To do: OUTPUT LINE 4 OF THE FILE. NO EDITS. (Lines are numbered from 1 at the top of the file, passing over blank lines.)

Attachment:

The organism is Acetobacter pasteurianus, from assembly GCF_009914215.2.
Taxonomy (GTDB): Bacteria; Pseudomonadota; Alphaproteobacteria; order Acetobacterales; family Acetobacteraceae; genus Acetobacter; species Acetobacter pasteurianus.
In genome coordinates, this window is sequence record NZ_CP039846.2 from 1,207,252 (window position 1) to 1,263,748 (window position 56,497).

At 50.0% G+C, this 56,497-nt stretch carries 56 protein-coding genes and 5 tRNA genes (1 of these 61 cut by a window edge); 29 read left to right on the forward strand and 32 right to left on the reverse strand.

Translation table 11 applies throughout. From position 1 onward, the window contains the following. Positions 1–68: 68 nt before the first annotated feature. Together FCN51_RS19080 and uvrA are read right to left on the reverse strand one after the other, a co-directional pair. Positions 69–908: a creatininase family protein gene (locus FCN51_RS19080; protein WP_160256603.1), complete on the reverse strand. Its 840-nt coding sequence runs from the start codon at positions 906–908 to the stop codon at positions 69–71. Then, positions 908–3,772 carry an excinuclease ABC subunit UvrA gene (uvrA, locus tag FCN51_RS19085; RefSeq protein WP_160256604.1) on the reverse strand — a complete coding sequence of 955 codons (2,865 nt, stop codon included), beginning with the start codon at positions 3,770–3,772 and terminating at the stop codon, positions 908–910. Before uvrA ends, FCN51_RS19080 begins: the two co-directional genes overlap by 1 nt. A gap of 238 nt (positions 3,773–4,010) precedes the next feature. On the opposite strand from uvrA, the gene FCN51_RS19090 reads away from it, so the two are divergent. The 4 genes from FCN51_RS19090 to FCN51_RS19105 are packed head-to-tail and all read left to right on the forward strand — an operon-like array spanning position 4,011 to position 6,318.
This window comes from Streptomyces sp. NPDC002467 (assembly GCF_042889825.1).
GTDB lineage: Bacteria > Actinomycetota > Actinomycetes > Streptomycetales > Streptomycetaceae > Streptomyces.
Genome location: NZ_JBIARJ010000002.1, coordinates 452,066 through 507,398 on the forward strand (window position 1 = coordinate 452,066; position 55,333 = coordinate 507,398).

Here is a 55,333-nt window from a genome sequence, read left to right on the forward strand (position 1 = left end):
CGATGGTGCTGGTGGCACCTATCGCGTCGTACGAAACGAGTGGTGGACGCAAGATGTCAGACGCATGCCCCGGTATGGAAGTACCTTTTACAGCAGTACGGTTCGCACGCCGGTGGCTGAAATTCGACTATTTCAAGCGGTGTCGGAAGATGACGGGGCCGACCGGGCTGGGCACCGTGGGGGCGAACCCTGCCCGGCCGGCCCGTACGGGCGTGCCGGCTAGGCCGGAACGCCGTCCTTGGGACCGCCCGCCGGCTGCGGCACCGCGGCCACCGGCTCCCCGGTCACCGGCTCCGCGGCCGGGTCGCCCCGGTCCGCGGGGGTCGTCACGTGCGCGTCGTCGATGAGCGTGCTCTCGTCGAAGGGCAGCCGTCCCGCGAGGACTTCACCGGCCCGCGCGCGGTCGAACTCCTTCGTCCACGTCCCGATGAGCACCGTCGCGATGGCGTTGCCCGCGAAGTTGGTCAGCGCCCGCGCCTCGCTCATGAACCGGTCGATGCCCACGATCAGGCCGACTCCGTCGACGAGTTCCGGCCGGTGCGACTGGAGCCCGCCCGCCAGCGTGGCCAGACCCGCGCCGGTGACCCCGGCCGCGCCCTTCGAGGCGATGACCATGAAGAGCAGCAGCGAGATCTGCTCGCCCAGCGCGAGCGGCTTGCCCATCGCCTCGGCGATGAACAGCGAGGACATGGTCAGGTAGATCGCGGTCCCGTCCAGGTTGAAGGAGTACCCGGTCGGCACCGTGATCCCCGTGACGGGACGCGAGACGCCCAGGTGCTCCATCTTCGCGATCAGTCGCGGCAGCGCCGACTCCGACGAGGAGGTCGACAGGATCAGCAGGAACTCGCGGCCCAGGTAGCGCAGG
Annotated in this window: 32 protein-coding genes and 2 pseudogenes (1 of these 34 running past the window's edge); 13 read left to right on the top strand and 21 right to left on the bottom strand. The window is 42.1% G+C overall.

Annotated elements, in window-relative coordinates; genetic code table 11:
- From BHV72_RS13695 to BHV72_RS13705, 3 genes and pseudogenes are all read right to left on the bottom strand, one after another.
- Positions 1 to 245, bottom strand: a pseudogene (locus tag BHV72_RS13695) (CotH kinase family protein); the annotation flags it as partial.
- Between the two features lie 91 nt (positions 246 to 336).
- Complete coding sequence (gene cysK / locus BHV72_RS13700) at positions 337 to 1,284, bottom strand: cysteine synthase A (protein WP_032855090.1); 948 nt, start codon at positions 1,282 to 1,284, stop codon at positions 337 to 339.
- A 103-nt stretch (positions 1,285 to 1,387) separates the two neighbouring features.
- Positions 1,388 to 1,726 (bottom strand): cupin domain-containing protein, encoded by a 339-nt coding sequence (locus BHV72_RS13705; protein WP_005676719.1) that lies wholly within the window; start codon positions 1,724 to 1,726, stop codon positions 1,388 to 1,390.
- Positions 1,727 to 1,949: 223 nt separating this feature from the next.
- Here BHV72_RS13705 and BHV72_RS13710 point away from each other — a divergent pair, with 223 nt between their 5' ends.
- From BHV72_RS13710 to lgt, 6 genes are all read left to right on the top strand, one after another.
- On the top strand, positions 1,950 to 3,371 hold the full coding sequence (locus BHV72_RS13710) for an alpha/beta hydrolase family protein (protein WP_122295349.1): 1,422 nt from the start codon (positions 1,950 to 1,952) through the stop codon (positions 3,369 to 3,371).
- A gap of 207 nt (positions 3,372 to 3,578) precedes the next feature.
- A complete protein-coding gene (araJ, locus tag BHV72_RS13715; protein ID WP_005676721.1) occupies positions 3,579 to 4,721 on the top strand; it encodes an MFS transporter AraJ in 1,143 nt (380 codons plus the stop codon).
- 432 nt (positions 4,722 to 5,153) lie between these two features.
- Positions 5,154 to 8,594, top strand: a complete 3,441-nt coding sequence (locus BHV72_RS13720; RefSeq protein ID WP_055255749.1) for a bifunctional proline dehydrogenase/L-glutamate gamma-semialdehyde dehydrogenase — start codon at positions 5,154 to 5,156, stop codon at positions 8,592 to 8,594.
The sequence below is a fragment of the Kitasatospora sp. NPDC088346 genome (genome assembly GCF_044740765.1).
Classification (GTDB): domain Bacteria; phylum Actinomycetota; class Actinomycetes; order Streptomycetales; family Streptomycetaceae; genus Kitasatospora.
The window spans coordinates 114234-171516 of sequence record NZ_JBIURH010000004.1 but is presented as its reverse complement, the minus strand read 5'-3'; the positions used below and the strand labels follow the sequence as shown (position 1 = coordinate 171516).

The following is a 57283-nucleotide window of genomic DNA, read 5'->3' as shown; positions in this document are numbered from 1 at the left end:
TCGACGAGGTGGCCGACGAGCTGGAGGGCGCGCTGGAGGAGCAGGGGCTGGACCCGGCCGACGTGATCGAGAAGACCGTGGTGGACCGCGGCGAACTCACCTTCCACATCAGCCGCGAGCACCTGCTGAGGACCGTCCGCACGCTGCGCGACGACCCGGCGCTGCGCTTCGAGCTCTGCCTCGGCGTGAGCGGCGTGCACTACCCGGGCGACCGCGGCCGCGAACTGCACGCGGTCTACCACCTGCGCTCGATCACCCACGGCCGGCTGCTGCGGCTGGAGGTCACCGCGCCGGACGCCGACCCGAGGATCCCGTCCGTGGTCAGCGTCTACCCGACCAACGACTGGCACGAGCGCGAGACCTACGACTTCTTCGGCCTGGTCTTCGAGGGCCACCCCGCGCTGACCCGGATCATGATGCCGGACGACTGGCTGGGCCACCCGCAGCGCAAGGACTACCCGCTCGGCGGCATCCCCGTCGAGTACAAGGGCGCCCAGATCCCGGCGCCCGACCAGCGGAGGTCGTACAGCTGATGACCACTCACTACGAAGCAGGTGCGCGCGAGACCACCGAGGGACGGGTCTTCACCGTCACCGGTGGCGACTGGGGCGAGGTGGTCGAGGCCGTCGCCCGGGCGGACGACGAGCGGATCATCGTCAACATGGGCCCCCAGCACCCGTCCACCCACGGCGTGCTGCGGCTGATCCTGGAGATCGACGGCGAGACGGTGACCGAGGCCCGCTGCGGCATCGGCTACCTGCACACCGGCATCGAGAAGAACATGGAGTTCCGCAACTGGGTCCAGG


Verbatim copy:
At 50.0% G+C, this 56,497-nt stretch carries 56 protein-coding genes and 5 tRNA genes (1 of these 61 cut by a window edge); 29 read left to right on the forward strand and 32 right to left on the reverse strand.